FIND PERSONALIZED JOBS
Sign up to Zippia and discover your career options with your personalized career search.
Sorry, we can't find that. Please try a different city or state.

Book Seller

This job has expired and is no longer available.
APPLY NOW
Apply Now
×
FIND
PERSONALIZED JOBS

Sorry, we can't find that. Please try a different city or state.

CONTENT HAS
BEEN UNLOCKED
Close this window to view unlocked content
or
find interesting jobs in

Log In

Log In to Save

Sign Up to Save

Sign Up to Dismiss

Sign Up

SIGN UP TO UNLOCK CONTENT

or

The email and password you specified are invalid. Please, try again.

Email and password are mandatory

Forgot Password?

Don't have an account? Sign Up

reset password

Enter your email address and we will send you a link to reset your password.

Back to Log In

Log In

Log In to Save

Sign Up to Save

Sign Up to Dismiss

Sign up to save the job and get personalized job recommendations.

Sign up to dismiss the job and get personalized job recommendations.

or

The email and password you specified are invalid. Please, try again.

Email and password are mandatory

Already have an account? Log in

reset password

Enter your email address and we will send you a link to reset your password.

Back to Log In

Company Saved

Answer a few questions and view jobs at that match your preferences.

Where do you want to work?

Job Saved

See your Saved Jobs now

or

find more interesting jobs in

Job Dismissed

Find better matching jobs in

Your search has been saved!

Become A Book Seller

Where do you want to work?

To get started, tell us where you'd like to work.
Sorry, we can't find that. Please try a different city or state.

Working As A Book Seller

  • Performing for or Working Directly with the Public
  • Selling or Influencing Others
  • Getting Information
  • Establishing and Maintaining Interpersonal Relationships
  • Communicating with Persons Outside Organization
  • Deal with People

  • Unpleasant/Angry People

  • $50,000

    Average Salary

What Does A Book Seller Do

Retail sales workers include both those who sell retail merchandise, such as clothing, furniture, and cars, (called retail salespersons) and those who sell spare and replacement parts and equipment, especially car parts (called parts salespersons). Both types of workers help customers find the products they want and process customers’ payments.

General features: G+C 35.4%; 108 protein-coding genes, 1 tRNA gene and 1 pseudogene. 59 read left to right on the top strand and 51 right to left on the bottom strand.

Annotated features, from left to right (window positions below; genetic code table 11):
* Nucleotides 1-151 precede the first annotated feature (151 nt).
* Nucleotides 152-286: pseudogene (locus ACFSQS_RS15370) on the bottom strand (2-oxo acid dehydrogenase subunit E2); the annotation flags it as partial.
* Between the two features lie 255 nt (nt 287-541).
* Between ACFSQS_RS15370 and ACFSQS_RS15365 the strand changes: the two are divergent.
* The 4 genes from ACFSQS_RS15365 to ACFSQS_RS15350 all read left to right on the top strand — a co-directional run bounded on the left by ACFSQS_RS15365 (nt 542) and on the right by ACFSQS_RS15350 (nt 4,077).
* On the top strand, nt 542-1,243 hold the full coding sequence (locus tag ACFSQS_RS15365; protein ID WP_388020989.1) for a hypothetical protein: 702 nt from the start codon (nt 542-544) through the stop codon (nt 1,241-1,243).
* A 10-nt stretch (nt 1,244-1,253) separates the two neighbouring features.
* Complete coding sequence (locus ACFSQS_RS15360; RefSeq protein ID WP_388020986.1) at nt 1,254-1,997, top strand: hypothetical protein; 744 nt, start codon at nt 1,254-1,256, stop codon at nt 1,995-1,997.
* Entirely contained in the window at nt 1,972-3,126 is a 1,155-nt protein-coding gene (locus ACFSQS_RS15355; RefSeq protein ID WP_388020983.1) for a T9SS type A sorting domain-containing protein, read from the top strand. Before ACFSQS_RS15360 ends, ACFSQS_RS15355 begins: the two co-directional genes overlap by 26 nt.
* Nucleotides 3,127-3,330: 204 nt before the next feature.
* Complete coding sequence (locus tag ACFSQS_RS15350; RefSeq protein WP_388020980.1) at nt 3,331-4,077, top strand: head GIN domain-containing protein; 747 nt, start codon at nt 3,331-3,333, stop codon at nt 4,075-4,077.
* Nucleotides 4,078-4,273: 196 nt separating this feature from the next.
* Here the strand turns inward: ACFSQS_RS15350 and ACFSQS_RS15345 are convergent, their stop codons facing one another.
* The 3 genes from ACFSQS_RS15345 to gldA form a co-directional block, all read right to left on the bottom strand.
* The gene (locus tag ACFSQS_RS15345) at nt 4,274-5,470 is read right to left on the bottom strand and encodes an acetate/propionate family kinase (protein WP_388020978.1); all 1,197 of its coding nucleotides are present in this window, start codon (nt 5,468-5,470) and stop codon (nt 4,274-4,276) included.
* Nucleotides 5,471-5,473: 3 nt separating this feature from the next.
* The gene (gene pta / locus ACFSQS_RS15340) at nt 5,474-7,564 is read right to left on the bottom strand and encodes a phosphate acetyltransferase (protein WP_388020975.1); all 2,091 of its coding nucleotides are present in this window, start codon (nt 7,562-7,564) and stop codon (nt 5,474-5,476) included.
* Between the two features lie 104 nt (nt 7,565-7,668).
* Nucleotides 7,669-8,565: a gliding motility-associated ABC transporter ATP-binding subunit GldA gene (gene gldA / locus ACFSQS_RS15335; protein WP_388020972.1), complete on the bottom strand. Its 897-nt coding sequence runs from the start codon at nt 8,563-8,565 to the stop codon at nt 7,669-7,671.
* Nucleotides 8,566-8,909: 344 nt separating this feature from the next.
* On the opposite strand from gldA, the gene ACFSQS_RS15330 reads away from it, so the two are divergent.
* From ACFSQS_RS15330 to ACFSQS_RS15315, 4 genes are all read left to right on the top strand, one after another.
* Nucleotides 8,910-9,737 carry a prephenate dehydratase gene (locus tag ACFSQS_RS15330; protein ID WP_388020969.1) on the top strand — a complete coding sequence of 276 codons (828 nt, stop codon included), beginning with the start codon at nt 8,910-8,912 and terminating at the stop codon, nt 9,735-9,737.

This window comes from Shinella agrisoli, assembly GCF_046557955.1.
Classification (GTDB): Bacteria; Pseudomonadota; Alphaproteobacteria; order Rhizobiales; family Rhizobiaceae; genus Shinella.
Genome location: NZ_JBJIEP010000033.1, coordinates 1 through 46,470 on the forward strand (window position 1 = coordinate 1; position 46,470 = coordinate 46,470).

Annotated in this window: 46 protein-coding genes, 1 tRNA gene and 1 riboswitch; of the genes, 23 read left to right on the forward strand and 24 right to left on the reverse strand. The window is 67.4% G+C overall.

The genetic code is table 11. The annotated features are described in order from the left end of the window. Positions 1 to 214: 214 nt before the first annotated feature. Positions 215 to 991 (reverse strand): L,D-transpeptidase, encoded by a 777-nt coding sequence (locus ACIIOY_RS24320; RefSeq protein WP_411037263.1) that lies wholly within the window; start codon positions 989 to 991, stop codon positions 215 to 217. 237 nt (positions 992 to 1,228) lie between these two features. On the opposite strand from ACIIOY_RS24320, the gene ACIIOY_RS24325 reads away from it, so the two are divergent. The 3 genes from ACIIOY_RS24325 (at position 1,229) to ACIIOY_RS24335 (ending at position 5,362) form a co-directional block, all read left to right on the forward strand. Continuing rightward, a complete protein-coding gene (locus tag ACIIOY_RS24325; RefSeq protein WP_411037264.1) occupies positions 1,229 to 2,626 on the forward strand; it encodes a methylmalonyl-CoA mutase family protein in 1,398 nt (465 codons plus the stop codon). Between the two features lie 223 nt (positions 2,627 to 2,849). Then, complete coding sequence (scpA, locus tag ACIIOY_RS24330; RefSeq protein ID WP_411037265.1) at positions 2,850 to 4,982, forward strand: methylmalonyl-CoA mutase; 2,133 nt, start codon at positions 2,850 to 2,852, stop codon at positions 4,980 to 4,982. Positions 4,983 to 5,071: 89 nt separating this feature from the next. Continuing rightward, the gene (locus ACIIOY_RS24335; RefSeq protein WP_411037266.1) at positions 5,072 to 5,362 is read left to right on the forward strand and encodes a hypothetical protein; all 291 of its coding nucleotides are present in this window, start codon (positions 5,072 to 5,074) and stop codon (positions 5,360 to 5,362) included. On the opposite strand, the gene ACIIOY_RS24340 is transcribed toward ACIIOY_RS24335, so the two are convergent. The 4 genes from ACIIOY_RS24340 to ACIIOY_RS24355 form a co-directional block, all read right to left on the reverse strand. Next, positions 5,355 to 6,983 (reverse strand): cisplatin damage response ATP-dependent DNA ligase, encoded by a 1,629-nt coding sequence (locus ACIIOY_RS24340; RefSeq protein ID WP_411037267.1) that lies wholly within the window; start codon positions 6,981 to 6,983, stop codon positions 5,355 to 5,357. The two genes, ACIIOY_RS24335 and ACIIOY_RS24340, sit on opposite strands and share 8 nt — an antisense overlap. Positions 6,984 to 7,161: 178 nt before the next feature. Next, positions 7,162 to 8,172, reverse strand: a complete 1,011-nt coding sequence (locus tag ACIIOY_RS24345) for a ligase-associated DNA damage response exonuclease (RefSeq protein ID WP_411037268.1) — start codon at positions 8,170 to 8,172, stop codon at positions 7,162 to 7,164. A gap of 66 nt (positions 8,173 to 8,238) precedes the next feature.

Duties

Retail sales workers typically do the following:

  • Greet customers and offer them assistance
  • Recommend merchandise based on customers’ wants and needs
  • Explain the use and benefit of merchandise to customers
  • Answer customers’ questions
  • Show how merchandise works, if applicable
  • Add up customers’ total purchases and accept payment
  • Inform customers about current sales, promotions, and policies about payments and exchanges

The following are examples of types of retail sales workers:

Retail salespersons work in stores where they sell goods, such as books, cars, clothing, cosmetics, electronics, furniture, lumber, plants, shoes, and many other types of merchandise.

In addition to helping customers find and select items to buy, many retail salespersons process the payment for the sale, which typically involves operating cash registers.

After taking payment for the purchases, retail salespersons may bag or package the purchases.

Depending on the hours they work, retail salespersons may have to open or close cash registers. This includes counting the money in the register and separating charge slips, coupons, and exchange vouchers. They may also make deposits at a cash office.

For information about other workers who receive and disburse money, see the profile on cashiers.

In addition, retail salespersons may help stock shelves or racks, arrange for mailing or delivery of purchases, mark price tags, take inventory, and prepare displays.

For some retail sales jobs, particularly those involving expensive and complex items, retail sales workers need special knowledge or skills. For example, those who sell cars must be able to explain the features of various models, manufacturers’ specifications, different types of options on the car, financing available, and the details of associated warranties.

In addition, retail sales workers must recognize security risks and thefts and understand their organization’s procedures for handling thefts—procedures that may include notifying security guards or calling police.

Parts salespersons sell spare and replacement parts and equipment, especially car parts. Most work in either automotive parts stores or automobile dealerships. They take customers’ orders, inform customers of part availability and price, and take inventory.

Show More

Show Less

How To Become A Book Seller

Typically, there are no formal education requirements for retail sales workers. Most receive on-the-job training, which usually lasts a few days to a few months.

Education

Although retail or parts sales positions usually have no formal education requirements, some employers prefer applicants who have a high school diploma or equivalent, especially employers who sell technical products or “big-ticket” items, such as electronics or cars.

Training

Most retail sales workers receive on-the-job training, which usually lasts a few days to a few months. In small stores, an experienced employee often trains newly hired workers. In large stores, training programs are more formal and usually conducted over several days.

During training sessions, topics often include customer service, security, the store’s policies and procedures, and how to operate the cash register.

Depending on the type of product they are selling, employees may be given additional specialized training. For example, salespersons working in cosmetics get instruction on the types of products the store offers and for whom the cosmetics would be most beneficial. Likewise, those who sell computers may be instructed on the technical differences between computer products.